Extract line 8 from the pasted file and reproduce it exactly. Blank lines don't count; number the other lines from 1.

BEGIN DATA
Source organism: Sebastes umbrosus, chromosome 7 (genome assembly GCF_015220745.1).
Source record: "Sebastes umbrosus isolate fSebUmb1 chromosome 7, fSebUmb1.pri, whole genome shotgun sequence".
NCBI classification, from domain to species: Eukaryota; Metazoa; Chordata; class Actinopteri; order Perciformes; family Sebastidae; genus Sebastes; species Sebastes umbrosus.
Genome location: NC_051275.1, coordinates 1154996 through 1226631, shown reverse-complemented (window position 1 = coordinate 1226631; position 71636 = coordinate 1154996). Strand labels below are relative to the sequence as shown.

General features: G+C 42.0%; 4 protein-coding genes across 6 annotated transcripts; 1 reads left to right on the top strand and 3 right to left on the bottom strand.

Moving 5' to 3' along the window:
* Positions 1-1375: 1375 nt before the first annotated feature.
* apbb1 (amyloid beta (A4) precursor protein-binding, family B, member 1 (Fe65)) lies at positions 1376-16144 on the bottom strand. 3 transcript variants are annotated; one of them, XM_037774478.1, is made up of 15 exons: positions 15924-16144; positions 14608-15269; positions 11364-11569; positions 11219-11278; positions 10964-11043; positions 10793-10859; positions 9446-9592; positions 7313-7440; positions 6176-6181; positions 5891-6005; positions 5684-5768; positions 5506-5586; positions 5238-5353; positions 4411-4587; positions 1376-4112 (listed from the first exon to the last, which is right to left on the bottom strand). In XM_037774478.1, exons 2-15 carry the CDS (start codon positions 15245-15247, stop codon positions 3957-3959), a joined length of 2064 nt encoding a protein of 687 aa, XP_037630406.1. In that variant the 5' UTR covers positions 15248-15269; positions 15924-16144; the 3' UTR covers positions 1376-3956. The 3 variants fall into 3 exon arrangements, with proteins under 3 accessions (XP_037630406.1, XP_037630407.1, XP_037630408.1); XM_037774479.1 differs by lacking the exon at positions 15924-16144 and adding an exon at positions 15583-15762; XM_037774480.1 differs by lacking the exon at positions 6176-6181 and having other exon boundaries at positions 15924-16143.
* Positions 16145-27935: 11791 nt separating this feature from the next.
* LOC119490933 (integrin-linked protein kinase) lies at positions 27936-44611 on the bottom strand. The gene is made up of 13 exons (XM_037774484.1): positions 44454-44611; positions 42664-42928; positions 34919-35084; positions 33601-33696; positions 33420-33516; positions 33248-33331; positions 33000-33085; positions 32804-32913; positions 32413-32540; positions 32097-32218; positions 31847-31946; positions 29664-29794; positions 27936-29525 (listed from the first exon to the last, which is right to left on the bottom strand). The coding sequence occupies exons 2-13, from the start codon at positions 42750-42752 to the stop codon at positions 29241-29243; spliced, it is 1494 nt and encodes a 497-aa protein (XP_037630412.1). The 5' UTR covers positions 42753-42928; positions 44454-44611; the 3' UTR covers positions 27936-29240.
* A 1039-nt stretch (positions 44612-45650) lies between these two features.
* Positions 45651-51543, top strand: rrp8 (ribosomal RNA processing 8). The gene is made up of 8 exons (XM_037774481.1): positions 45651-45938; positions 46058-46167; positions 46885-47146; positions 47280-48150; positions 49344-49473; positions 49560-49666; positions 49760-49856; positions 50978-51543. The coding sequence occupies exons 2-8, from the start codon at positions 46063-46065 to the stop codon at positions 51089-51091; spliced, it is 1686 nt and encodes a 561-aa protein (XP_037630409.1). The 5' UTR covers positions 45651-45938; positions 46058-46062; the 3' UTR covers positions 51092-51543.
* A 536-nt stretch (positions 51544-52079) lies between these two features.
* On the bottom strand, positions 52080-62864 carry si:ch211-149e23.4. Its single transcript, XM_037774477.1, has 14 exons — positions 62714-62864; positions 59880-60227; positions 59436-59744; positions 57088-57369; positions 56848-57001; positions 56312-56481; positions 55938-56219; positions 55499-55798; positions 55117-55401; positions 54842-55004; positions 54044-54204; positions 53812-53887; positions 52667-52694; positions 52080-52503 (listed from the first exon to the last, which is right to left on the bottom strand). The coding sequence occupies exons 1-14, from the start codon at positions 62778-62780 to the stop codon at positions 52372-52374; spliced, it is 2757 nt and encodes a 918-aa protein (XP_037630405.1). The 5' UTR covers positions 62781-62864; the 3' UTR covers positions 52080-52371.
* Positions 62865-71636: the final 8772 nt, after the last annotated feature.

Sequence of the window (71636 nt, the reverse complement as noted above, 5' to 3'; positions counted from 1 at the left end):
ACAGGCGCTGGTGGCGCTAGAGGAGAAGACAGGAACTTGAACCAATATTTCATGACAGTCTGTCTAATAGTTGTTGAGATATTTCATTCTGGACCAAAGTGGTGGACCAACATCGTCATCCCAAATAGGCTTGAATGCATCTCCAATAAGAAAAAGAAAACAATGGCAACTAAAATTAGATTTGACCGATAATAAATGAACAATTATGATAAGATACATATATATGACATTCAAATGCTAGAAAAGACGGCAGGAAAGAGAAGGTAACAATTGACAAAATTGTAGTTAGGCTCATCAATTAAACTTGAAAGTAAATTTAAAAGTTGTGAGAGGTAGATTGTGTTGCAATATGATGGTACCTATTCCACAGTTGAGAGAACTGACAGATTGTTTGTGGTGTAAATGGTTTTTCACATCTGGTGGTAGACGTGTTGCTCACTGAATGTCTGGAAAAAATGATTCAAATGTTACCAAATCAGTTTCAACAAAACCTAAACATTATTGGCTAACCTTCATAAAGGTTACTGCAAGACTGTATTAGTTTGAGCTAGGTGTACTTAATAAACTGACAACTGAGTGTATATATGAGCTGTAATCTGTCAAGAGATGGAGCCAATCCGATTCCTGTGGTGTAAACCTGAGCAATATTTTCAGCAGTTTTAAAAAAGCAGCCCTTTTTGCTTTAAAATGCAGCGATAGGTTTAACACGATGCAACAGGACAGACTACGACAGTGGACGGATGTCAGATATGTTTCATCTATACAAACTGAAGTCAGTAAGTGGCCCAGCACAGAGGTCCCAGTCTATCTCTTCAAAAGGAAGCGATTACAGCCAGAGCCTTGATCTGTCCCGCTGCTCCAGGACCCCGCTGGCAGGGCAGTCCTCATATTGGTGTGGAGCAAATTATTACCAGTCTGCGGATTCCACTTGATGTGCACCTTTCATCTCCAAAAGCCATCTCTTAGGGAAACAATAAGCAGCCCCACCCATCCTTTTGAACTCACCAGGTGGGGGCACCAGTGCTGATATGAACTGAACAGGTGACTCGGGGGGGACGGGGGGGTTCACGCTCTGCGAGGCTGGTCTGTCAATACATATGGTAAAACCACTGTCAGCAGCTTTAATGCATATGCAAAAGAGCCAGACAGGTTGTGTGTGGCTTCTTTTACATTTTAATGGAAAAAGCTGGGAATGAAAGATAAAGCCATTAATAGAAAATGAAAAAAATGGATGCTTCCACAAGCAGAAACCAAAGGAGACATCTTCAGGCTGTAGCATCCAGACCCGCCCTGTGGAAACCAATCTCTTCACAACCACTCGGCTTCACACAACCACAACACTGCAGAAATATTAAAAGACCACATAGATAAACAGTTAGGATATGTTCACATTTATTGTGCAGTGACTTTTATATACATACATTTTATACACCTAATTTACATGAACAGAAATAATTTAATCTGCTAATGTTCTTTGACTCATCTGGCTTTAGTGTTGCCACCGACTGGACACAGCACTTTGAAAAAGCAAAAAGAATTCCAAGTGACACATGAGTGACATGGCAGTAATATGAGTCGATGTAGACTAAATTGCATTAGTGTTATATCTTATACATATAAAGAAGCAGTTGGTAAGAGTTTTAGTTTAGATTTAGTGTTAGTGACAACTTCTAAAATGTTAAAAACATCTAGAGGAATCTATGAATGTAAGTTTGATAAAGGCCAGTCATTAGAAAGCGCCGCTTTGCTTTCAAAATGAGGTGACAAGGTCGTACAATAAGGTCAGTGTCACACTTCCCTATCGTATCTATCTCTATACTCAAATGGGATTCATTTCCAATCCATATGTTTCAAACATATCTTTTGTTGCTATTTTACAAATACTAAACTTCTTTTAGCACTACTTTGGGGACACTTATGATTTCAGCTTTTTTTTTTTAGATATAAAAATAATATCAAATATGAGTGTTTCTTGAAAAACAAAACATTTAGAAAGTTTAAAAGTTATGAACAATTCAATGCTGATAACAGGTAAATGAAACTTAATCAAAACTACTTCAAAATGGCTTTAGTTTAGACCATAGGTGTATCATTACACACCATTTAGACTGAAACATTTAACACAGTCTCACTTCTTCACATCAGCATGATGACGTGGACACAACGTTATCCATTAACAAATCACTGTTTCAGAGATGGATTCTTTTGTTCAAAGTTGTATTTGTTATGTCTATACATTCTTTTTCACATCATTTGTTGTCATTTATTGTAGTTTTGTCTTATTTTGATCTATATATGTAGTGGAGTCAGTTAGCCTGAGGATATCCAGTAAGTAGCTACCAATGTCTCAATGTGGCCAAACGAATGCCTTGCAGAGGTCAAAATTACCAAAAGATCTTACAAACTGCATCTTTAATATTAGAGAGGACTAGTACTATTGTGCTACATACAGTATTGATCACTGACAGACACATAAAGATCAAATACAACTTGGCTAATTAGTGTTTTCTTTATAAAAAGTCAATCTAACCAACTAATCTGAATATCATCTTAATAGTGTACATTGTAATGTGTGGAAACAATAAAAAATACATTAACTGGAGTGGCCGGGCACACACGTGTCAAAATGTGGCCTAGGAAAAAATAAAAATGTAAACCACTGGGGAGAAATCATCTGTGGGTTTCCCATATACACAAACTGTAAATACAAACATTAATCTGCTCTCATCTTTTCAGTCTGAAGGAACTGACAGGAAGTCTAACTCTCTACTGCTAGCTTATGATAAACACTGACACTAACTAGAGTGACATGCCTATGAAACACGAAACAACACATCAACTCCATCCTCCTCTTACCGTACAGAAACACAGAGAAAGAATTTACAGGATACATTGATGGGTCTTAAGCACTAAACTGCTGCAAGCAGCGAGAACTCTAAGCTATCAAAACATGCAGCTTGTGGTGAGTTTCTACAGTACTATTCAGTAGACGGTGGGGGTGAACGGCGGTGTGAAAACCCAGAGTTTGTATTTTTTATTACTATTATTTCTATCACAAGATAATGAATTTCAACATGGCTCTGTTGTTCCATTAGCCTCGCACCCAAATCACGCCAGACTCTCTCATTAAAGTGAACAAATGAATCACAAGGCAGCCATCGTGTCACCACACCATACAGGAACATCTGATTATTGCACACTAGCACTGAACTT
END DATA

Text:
* apbb1 (amyloid beta (A4) precursor protein-binding, family B, member 1 (Fe65)) lies at positions 1376-16144 on the bottom strand. 3 transcript variants are annotated; one of them, XM_037774478.1, is made up of 15 exons: positions 15924-16144; positions 14608-15269; positions 11364-11569; positions 11219-11278; positions 10964-11043; positions 10793-10859; positions 9446-9592; positions 7313-7440; positions 6176-6181; positions 5891-6005; positions 5684-5768; positions 5506-5586; positions 5238-5353; positions 4411-4587; positions 1376-4112 (listed from the first exon to the last, which is right to left on the bottom strand). In XM_037774478.1, exons 2-15 carry the CDS (start codon positions 15245-15247, stop codon positions 3957-3959), a joined length of 2064 nt encoding a protein of 687 aa, XP_037630406.1. In that variant the 5' UTR covers positions 15248-15269; positions 15924-16144; the 3' UTR covers positions 1376-3956. The 3 variants fall into 3 exon arrangements, with proteins under 3 accessions (XP_037630406.1, XP_037630407.1, XP_037630408.1); XM_037774479.1 differs by lacking the exon at positions 15924-16144 and adding an exon at positions 15583-15762; XM_037774480.1 differs by lacking the exon at positions 6176-6181 and having other exon boundaries at positions 15924-16143.